Relaxation training skills help patients differentiate between tension and relaxation in the body, thereby reducing sympathetic arousal in response to pain and stress. Patients are typically taught various relaxation techniques (e.g., diaphragmatic breathing, images, progressive muscle relaxation) and are encouraged to practice these skills on a daily basis. This daily practice serves both as a preventive strategy and to increase the accessibility of this skill to use as an abortive measure at the onset of migraines.

Although it can be difficult to effectively isolate the effectiveness of relaxation training (which is also a key component of biofeedback and CBT), in a meta-analysis, relaxation training showed a medium effect size, similar to more intense CBT treatments. Pediatric research has shown improvements in the frequency and intensity of headaches with therapist-assisted relaxation training compared to waiting list controls and in a number of randomized controlled trials.

Mindfulness-Based Interventions

There is growing evidence for mindfulness-based interventions and acceptance and commitment therapy. Mindfulness-based interventions (e.g. mindfulness-based cognitive therapy and mindfulness-based stress reduction) teach the technique of attention regulation and cultivate a value-free awareness of the present moment. This process aims to change the affective and sensory response to pain and improve the quality of life despite symptoms.

A meta-analysis suggests that mindfulness can reduce the intensity and frequency of headaches and improve self-efficacy in treating migraines, but the small number of high-quality studies made it difficult to draw a definitive conclusion. Mindfulness research is also limited among pediatric populations with migraines, but pilot studies show that mindfulness interventions can improve stress levels, negative emotions, and quality of life in adolescents with migraines.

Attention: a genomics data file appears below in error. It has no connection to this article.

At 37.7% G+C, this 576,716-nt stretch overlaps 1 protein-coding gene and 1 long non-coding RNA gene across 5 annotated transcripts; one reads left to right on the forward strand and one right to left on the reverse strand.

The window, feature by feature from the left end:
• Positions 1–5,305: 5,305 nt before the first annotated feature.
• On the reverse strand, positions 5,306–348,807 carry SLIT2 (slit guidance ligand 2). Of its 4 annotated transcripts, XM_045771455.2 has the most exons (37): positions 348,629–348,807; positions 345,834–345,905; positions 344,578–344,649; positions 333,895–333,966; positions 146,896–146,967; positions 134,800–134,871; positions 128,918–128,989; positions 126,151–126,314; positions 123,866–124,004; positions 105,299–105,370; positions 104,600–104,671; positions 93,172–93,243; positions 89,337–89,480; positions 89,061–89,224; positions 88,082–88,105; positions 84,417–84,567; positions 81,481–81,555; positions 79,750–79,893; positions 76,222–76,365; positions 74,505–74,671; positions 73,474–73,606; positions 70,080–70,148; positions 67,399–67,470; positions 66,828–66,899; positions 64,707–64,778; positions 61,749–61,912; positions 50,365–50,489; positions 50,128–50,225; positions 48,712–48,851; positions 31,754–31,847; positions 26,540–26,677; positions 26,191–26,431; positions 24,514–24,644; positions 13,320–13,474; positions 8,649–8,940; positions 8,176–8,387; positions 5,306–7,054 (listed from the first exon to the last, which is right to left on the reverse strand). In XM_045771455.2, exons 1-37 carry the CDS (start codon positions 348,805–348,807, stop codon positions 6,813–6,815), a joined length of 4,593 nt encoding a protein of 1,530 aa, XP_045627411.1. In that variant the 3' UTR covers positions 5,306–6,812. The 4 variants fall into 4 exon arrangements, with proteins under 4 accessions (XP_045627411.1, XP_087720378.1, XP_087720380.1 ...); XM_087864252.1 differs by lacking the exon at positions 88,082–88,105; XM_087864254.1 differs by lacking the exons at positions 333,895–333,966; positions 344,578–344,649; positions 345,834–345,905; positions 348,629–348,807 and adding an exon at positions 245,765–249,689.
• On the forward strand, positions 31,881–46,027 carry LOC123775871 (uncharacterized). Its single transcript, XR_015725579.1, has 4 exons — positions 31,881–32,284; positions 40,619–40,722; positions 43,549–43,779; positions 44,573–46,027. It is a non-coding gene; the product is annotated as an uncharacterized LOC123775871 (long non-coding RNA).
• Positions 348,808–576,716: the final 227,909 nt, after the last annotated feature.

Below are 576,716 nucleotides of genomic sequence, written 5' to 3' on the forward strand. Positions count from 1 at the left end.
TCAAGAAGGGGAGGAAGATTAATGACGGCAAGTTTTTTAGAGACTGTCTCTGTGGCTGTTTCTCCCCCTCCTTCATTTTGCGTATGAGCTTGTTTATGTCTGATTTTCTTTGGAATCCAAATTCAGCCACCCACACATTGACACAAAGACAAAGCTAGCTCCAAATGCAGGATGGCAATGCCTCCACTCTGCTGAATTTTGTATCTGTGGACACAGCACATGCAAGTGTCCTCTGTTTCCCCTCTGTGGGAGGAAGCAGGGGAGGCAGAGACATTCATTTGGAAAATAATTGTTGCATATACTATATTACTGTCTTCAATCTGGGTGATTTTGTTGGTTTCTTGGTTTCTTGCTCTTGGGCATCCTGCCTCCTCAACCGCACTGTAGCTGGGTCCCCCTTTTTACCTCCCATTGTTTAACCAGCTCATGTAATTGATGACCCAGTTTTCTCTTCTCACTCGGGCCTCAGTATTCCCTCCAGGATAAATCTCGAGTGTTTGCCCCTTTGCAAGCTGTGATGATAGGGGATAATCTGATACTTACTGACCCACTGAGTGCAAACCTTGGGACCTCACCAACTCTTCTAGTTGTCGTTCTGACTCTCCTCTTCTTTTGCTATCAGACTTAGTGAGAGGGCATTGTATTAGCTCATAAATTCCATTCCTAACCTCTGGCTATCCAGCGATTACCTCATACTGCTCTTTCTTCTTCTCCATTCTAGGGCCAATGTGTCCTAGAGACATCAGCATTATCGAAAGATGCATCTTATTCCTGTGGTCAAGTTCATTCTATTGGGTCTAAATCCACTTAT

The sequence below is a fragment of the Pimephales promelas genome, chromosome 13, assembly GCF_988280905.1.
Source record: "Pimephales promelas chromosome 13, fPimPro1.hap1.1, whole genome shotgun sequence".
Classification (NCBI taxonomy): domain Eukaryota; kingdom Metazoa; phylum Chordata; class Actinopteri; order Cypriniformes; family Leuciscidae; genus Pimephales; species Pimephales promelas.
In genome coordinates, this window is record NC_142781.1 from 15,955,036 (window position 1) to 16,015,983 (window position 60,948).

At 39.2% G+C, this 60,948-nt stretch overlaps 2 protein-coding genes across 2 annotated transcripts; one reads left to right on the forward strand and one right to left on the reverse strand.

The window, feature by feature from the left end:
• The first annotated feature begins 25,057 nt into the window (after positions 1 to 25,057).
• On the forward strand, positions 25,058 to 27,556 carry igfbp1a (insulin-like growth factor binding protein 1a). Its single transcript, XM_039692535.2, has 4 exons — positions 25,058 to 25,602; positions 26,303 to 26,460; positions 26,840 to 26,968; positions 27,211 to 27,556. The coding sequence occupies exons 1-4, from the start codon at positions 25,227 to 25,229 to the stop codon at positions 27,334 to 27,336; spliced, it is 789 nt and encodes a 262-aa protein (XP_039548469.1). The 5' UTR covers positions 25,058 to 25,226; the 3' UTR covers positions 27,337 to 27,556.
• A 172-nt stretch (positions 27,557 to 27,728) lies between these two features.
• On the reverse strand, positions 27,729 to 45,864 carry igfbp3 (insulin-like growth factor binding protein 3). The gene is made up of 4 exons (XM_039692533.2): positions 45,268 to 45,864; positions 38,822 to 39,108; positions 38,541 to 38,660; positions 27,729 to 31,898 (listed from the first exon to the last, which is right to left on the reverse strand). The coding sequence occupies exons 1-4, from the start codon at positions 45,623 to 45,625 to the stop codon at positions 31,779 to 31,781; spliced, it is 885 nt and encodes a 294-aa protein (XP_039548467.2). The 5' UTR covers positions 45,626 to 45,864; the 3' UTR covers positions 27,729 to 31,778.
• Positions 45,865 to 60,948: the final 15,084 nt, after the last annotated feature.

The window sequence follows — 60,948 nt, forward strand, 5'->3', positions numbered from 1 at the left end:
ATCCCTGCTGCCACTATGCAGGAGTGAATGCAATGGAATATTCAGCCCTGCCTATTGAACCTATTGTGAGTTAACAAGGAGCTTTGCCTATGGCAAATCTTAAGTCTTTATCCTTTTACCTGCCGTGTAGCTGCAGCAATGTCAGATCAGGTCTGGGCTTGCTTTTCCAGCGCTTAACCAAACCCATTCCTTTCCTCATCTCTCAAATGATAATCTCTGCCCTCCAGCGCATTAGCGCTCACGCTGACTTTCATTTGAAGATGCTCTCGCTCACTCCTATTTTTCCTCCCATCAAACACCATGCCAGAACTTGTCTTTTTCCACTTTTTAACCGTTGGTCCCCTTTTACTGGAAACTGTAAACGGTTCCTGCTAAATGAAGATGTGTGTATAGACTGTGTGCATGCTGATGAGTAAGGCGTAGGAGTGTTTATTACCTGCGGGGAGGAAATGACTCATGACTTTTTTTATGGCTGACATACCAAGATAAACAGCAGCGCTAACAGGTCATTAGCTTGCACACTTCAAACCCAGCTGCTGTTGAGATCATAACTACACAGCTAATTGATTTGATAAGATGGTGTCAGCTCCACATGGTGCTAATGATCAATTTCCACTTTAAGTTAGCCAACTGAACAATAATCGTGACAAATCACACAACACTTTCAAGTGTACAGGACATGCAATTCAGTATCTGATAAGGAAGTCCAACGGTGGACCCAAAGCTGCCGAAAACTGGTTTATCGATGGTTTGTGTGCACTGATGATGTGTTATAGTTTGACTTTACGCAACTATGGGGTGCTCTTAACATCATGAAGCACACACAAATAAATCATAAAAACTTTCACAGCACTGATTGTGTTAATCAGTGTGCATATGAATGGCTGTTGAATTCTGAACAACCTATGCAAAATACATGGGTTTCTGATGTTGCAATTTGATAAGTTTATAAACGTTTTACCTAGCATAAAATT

Acceptance and Commitment Therapy (ACT) is a cognitive-behavioral intervention that integrates mindfulness-based strategies. This approach emphasizes psychological flexibility with an emphasis on accepting painful thoughts, feelings, and sensations and minimizing the disruption of symptoms when engaging in valuable activities.

A recent randomized controlled trial found that patients with primary headache who received ACT showed improvements in headache-related disability, quality of life, depression, and functional status. Another randomized pilot study showed that patients receiving ACT had a greater reduction in headache incidence and medication use compared to usual treatment; however, these differences disappeared 6 months after the intervention.

Although research on the effects of ACT on migraines is currently limited, several reviews in both adults and children have found the benefits of ACT in treating chronic pain in general in terms of reducing pain intensity and pain relief, as well as symptoms of anxiety noted and depression.

Electronic management of CBT

Given the limited availability of physicians trained in evidence-based behavioral migraine therapy, there is a movement towards the use of behavioral strategies through websites or smartphone applications (known as eHealth and mHealth, respectively).

Electronic behavioral training for migraines has some evidence of migraine reduction or migraine-related disability, but the results have varied. Because many electronic interventions involve patients handling material on their own, several studies have found low adherence and high dropout rates, and further research is needed on the effectiveness of these interventions.

In summary, behavioral interventions have a strong and growing evidence base in migraine management in both adults and children. The doctor is advised to consider behavioral headache treatment in combination with preventive medications or as a stand-alone treatment to manage migraine symptoms as well as the functional effects of migraines.